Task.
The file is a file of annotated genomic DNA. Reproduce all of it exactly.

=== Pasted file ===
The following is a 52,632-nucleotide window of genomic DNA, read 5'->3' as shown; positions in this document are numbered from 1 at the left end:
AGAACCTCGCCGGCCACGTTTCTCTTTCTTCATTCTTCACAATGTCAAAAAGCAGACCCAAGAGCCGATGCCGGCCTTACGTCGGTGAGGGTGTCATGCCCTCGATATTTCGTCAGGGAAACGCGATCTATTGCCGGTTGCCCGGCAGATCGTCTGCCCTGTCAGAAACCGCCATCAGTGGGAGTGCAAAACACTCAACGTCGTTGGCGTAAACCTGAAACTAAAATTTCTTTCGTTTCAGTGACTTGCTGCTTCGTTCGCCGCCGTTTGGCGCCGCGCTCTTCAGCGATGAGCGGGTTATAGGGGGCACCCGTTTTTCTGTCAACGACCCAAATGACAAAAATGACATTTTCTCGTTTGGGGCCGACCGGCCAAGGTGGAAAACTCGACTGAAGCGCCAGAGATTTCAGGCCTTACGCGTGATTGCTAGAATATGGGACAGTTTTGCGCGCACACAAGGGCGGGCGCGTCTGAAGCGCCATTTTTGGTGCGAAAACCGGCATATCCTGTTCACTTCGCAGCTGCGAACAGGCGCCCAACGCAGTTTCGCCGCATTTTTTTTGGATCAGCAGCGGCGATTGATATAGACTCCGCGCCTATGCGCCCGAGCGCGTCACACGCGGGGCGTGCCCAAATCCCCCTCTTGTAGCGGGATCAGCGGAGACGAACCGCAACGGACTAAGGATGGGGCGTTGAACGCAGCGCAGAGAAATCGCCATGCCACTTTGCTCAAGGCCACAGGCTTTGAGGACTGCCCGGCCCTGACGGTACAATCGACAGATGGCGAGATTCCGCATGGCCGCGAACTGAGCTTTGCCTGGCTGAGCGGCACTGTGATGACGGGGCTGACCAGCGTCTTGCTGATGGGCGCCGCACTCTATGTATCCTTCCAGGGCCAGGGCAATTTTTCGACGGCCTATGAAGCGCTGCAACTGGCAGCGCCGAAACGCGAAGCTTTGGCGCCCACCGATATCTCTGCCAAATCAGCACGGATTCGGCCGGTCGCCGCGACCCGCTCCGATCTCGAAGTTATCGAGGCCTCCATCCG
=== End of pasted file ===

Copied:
The following is a 52,632-nucleotide window of genomic DNA, read 5'->3' as shown; positions in this document are numbered from 1 at the left end:
AGAACCTCGCCGGCCACGTTTCTCTTTCTTCATTCTTCACAATGTCAAAAAGCAGACCCAAGAGCCGATGCCGGCCTTACGTCGGTGAGGGTGTCATGCCCTCGATATTTCGTCAGGGAAACGCGATCTATTGCCGGTTGCCCGGCAGATCGTCTGCCCTGTCAGAAACCGCCATCAGTGGGAGTGCAAAACACTCAACGTCGTTGGCGTAAACCTGAAACTAAAATTTCTTTCGTTTCAGTGACTTGCTGCTTCGTTCGCCGCCGTTTGGCGCCGCGCTCTTCAGCGATGAGCGGGTTATAGGGGGCACCCGTTTTTCTGTCAACGACCCAAATGACAAAAATGACATTTTCTCGTTTGGGGCCGACCGGCCAAGGTGGAAAACTCGACTGAAGCGCCAGAGATTTCAGGCCTTACGCGTGATTGCTAGAATATGGGACAGTTTTGCGCGCACACAAGGGCGGGCGCGTCTGAAGCGCCATTTTTGGTGCGAAAACCGGCATATCCTGTTCACTTCGCAGCTGCGAACAGGCGCCCAACGCAGTTTCGCCGCATTTTTTTTGGATCAGCAGCGGCGATTGATATAGACTCCGCGCCTATGCGCCCGAGCGCGTCACACGCGGGGCGTGCCCAAATCCCCCTCTTGTAGCGGGATCAGCGGAGACGAACCGCAACGGACTAAGGATGGGGCGTTGAACGCAGCGCAGAGAAATCGCCATGCCACTTTGCTCAAGGCCACAGGCTTTGAGGACTGCCCGGCCCTGACGGTACAATCGACAGATGGCGAGATTCCGCATGGCCGCGAACTGAGCTTTGCCTGGCTGAGCGGCACTGTGATGACGGGGCTGACCAGCGTCTTGCTGATGGGCGCCGCACTCTATGTATCCTTCCAGGGCCAGGGCAATTTTTCGACGGCCTATGAAGCGCTGCAACTGGCAGCGCCGAAACGCGAAGCTTTGGCGCCCACCGATATCTCTGCCAAATCAGCACGGATTCGGCCGGTCGCCGCGACCCGCTCCGATCTCGAAGTTATCGAGGCCTCCATCCG